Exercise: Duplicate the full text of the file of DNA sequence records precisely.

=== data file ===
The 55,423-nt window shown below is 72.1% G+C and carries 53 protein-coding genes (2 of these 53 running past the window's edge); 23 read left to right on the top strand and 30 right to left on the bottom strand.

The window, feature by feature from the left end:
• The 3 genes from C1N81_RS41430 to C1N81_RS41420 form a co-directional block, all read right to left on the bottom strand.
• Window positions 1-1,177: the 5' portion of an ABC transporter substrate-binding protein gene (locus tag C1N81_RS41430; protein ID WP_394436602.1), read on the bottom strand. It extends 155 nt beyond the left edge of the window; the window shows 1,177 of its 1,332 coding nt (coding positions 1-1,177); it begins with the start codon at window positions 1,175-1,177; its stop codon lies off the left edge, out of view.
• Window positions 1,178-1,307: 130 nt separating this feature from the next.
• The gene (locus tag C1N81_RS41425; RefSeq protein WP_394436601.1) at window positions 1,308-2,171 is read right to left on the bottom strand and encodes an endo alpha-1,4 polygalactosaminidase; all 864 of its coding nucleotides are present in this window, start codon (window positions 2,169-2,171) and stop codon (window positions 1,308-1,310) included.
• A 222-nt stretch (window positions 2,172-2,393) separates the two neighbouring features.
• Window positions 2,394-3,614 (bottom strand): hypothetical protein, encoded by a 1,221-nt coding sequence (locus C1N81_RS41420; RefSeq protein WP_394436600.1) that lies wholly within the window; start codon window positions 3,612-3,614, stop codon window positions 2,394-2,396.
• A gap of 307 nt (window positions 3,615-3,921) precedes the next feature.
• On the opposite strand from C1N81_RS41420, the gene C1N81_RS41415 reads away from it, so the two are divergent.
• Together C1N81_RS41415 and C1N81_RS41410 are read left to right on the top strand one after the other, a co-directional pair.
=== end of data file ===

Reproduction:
The 55,423-nt window shown below is 72.1% G+C and carries 53 protein-coding genes (2 of these 53 running past the window's edge); 23 read left to right on the top strand and 30 right to left on the bottom strand.

The window, feature by feature from the left end:
• The 3 genes from C1N81_RS41430 to C1N81_RS41420 form a co-directional block, all read right to left on the bottom strand.
• Window positions 1-1,177: the 5' portion of an ABC transporter substrate-binding protein gene (locus tag C1N81_RS41430; protein ID WP_394436602.1), read on the bottom strand. It extends 155 nt beyond the left edge of the window; the window shows 1,177 of its 1,332 coding nt (coding positions 1-1,177); it begins with the start codon at window positions 1,175-1,177; its stop codon lies off the left edge, out of view.
• Window positions 1,178-1,307: 130 nt separating this feature from the next.
• The gene (locus tag C1N81_RS41425; RefSeq protein WP_394436601.1) at window positions 1,308-2,171 is read right to left on the bottom strand and encodes an endo alpha-1,4 polygalactosaminidase; all 864 of its coding nucleotides are present in this window, start codon (window positions 2,169-2,171) and stop codon (window positions 1,308-1,310) included.
• A 222-nt stretch (window positions 2,172-2,393) separates the two neighbouring features.
• Window positions 2,394-3,614 (bottom strand): hypothetical protein, encoded by a 1,221-nt coding sequence (locus C1N81_RS41420; RefSeq protein WP_394436600.1) that lies wholly within the window; start codon window positions 3,612-3,614, stop codon window positions 2,394-2,396.
• A gap of 307 nt (window positions 3,615-3,921) precedes the next feature.
• On the opposite strand from C1N81_RS41420, the gene C1N81_RS41415 reads away from it, so the two are divergent.
• Together C1N81_RS41415 and C1N81_RS41410 are read left to right on the top strand one after the other, a co-directional pair.